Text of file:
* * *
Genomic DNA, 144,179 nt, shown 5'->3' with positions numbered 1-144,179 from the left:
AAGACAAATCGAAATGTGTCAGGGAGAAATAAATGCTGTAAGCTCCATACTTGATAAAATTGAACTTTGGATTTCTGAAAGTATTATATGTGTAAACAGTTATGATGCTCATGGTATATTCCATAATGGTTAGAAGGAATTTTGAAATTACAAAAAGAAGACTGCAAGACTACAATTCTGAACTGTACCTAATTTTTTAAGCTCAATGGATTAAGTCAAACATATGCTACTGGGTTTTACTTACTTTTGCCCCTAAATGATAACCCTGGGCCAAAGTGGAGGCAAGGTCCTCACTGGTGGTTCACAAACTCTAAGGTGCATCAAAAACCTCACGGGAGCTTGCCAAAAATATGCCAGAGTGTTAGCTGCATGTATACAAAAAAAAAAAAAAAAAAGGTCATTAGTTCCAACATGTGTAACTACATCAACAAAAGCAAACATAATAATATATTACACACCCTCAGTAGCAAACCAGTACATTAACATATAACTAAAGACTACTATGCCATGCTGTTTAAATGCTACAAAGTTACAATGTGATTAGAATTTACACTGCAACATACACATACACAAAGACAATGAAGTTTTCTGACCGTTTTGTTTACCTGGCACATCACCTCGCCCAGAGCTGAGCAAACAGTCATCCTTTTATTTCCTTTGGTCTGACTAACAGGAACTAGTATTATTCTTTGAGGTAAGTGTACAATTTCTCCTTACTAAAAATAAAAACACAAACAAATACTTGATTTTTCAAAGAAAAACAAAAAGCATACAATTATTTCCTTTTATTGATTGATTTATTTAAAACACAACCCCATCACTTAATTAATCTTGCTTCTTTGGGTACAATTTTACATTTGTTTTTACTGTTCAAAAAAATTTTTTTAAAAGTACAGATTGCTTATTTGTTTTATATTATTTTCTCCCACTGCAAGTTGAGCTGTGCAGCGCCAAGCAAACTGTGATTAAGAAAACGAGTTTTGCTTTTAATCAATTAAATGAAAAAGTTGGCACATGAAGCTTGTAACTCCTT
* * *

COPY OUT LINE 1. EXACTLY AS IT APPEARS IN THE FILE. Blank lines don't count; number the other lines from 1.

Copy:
Genomic DNA, 144,179 nt, shown 5'->3' with positions numbered 1-144,179 from the left: